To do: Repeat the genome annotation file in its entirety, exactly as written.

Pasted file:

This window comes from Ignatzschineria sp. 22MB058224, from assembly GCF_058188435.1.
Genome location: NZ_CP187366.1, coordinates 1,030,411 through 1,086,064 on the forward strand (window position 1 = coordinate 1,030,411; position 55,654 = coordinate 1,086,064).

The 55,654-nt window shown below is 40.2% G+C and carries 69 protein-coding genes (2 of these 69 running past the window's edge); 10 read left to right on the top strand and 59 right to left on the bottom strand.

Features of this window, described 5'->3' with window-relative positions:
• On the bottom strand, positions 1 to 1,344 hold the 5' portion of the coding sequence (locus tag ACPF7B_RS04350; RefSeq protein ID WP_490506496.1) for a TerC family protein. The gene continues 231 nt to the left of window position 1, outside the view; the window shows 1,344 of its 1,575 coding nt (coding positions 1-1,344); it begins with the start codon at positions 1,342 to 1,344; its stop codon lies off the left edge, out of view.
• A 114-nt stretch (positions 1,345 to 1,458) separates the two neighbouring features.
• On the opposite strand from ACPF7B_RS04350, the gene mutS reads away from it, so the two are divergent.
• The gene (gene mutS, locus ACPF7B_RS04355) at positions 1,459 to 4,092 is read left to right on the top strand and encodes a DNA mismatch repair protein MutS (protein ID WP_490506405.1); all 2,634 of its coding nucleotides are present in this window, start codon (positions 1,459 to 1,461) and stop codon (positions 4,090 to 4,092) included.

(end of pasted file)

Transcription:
This window comes from Ignatzschineria sp. 22MB058224, from assembly GCF_058188435.1.
Genome location: NZ_CP187366.1, coordinates 1,030,411 through 1,086,064 on the forward strand (window position 1 = coordinate 1,030,411; position 55,654 = coordinate 1,086,064).

The 55,654-nt window shown below is 40.2% G+C and carries 69 protein-coding genes (2 of these 69 running past the window's edge); 10 read left to right on the top strand and 59 right to left on the bottom strand.

Features of this window, described 5'->3' with window-relative positions:
• On the bottom strand, positions 1 to 1,344 hold the 5' portion of the coding sequence (locus tag ACPF7B_RS04350; RefSeq protein ID WP_490506496.1) for a TerC family protein. The gene continues 231 nt to the left of window position 1, outside the view; the window shows 1,344 of its 1,575 coding nt (coding positions 1-1,344); it begins with the start codon at positions 1,342 to 1,344; its stop codon lies off the left edge, out of view.
• A 114-nt stretch (positions 1,345 to 1,458) separates the two neighbouring features.
• On the opposite strand from ACPF7B_RS04350, the gene mutS reads away from it, so the two are divergent.
• The gene (gene mutS, locus ACPF7B_RS04355) at positions 1,459 to 4,092 is read left to right on the top strand and encodes a DNA mismatch repair protein MutS (protein ID WP_490506405.1); all 2,634 of its coding nucleotides are present in this window, start codon (positions 1,459 to 1,461) and stop codon (positions 4,090 to 4,092) included.